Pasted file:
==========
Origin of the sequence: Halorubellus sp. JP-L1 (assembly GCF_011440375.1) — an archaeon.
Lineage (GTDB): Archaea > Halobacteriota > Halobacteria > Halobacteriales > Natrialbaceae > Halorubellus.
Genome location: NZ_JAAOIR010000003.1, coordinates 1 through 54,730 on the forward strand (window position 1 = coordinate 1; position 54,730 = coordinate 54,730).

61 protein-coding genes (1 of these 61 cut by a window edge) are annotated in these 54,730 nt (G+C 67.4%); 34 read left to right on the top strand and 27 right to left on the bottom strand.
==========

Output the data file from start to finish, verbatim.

Origin of the sequence: Halorubellus sp. JP-L1 (assembly GCF_011440375.1) — an archaeon.
Lineage (GTDB): Archaea > Halobacteriota > Halobacteria > Halobacteriales > Natrialbaceae > Halorubellus.
Genome location: NZ_JAAOIR010000003.1, coordinates 1 through 54,730 on the forward strand (window position 1 = coordinate 1; position 54,730 = coordinate 54,730).

61 protein-coding genes (1 of these 61 cut by a window edge) are annotated in these 54,730 nt (G+C 67.4%); 34 read left to right on the top strand and 27 right to left on the bottom strand.